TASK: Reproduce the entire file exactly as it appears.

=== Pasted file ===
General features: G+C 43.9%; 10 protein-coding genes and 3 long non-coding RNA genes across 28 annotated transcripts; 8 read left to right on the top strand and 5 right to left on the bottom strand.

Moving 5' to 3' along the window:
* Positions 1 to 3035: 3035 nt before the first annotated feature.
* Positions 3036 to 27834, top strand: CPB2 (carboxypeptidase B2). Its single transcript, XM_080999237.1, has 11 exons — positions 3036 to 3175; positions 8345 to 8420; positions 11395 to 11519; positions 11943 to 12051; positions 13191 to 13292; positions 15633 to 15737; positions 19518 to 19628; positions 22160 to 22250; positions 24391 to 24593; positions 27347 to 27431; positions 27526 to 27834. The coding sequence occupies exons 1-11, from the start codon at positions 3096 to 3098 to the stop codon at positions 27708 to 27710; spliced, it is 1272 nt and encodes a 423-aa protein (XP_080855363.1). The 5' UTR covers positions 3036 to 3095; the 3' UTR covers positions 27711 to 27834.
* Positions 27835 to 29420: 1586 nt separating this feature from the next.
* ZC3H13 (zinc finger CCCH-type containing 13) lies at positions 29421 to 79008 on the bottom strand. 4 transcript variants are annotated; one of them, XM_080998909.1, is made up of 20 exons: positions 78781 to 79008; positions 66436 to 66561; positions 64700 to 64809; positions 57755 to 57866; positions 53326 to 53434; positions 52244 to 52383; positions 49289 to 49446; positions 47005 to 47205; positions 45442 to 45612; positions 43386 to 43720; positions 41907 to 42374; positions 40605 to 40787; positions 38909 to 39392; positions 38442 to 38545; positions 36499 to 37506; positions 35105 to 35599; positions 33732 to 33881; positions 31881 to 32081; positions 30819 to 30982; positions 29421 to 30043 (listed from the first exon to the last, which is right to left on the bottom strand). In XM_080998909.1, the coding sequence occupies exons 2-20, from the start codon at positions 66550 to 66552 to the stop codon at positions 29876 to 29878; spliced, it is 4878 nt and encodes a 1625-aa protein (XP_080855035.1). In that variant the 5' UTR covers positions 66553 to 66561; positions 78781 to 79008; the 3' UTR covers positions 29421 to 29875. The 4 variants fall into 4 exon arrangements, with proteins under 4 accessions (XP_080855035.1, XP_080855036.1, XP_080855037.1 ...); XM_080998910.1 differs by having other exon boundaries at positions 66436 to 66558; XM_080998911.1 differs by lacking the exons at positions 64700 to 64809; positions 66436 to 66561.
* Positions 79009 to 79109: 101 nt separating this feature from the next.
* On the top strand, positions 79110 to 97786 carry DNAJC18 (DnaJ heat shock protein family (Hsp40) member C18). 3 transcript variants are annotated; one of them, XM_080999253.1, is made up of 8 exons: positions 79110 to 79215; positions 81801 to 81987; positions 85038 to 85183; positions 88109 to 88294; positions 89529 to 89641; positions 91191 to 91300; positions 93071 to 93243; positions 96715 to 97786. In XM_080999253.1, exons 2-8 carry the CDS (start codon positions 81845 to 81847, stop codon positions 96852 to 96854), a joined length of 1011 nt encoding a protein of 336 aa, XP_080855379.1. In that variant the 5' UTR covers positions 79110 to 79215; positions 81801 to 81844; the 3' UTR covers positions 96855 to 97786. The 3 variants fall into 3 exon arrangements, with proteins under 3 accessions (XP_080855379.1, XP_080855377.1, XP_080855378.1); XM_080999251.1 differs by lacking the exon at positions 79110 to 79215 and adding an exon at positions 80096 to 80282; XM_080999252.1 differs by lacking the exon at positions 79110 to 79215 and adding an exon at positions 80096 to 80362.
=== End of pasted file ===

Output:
General features: G+C 43.9%; 10 protein-coding genes and 3 long non-coding RNA genes across 28 annotated transcripts; 8 read left to right on the top strand and 5 right to left on the bottom strand.

Moving 5' to 3' along the window:
* Positions 1 to 3035: 3035 nt before the first annotated feature.
* Positions 3036 to 27834, top strand: CPB2 (carboxypeptidase B2). Its single transcript, XM_080999237.1, has 11 exons — positions 3036 to 3175; positions 8345 to 8420; positions 11395 to 11519; positions 11943 to 12051; positions 13191 to 13292; positions 15633 to 15737; positions 19518 to 19628; positions 22160 to 22250; positions 24391 to 24593; positions 27347 to 27431; positions 27526 to 27834. The coding sequence occupies exons 1-11, from the start codon at positions 3096 to 3098 to the stop codon at positions 27708 to 27710; spliced, it is 1272 nt and encodes a 423-aa protein (XP_080855363.1). The 5' UTR covers positions 3036 to 3095; the 3' UTR covers positions 27711 to 27834.
* Positions 27835 to 29420: 1586 nt separating this feature from the next.
* ZC3H13 (zinc finger CCCH-type containing 13) lies at positions 29421 to 79008 on the bottom strand. 4 transcript variants are annotated; one of them, XM_080998909.1, is made up of 20 exons: positions 78781 to 79008; positions 66436 to 66561; positions 64700 to 64809; positions 57755 to 57866; positions 53326 to 53434; positions 52244 to 52383; positions 49289 to 49446; positions 47005 to 47205; positions 45442 to 45612; positions 43386 to 43720; positions 41907 to 42374; positions 40605 to 40787; positions 38909 to 39392; positions 38442 to 38545; positions 36499 to 37506; positions 35105 to 35599; positions 33732 to 33881; positions 31881 to 32081; positions 30819 to 30982; positions 29421 to 30043 (listed from the first exon to the last, which is right to left on the bottom strand). In XM_080998909.1, the coding sequence occupies exons 2-20, from the start codon at positions 66550 to 66552 to the stop codon at positions 29876 to 29878; spliced, it is 4878 nt and encodes a 1625-aa protein (XP_080855035.1). In that variant the 5' UTR covers positions 66553 to 66561; positions 78781 to 79008; the 3' UTR covers positions 29421 to 29875. The 4 variants fall into 4 exon arrangements, with proteins under 4 accessions (XP_080855035.1, XP_080855036.1, XP_080855037.1 ...); XM_080998910.1 differs by having other exon boundaries at positions 66436 to 66558; XM_080998911.1 differs by lacking the exons at positions 64700 to 64809; positions 66436 to 66561.
* Positions 79009 to 79109: 101 nt separating this feature from the next.
* On the top strand, positions 79110 to 97786 carry DNAJC18 (DnaJ heat shock protein family (Hsp40) member C18). 3 transcript variants are annotated; one of them, XM_080999253.1, is made up of 8 exons: positions 79110 to 79215; positions 81801 to 81987; positions 85038 to 85183; positions 88109 to 88294; positions 89529 to 89641; positions 91191 to 91300; positions 93071 to 93243; positions 96715 to 97786. In XM_080999253.1, exons 2-8 carry the CDS (start codon positions 81845 to 81847, stop codon positions 96852 to 96854), a joined length of 1011 nt encoding a protein of 336 aa, XP_080855379.1. In that variant the 5' UTR covers positions 79110 to 79215; positions 81801 to 81844; the 3' UTR covers positions 96855 to 97786. The 3 variants fall into 3 exon arrangements, with proteins under 3 accessions (XP_080855379.1, XP_080855377.1, XP_080855378.1); XM_080999251.1 differs by lacking the exon at positions 79110 to 79215 and adding an exon at positions 80096 to 80282; XM_080999252.1 differs by lacking the exon at positions 79110 to 79215 and adding an exon at positions 80096 to 80362.